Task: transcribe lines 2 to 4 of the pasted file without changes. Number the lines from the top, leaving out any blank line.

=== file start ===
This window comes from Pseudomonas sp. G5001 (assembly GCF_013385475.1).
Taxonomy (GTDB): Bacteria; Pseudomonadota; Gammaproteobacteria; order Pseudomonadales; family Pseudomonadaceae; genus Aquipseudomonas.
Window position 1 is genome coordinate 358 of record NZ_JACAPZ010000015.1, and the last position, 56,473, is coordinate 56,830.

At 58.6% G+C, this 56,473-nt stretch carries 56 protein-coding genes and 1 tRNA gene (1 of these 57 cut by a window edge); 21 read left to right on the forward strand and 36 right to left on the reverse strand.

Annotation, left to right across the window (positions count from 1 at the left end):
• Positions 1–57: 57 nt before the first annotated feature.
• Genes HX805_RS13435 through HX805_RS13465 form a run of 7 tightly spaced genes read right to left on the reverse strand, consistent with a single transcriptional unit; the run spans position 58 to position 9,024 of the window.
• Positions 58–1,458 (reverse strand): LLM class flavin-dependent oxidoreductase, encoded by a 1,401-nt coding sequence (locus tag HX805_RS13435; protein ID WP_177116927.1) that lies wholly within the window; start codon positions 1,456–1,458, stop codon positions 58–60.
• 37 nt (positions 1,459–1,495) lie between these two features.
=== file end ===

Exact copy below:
Taxonomy (GTDB): Bacteria; Pseudomonadota; Gammaproteobacteria; order Pseudomonadales; family Pseudomonadaceae; genus Aquipseudomonas.
Window position 1 is genome coordinate 358 of record NZ_JACAPZ010000015.1, and the last position, 56,473, is coordinate 56,830.

At 58.6% G+C, this 56,473-nt stretch carries 56 protein-coding genes and 1 tRNA gene (1 of these 57 cut by a window edge); 21 read left to right on the forward strand and 36 right to left on the reverse strand.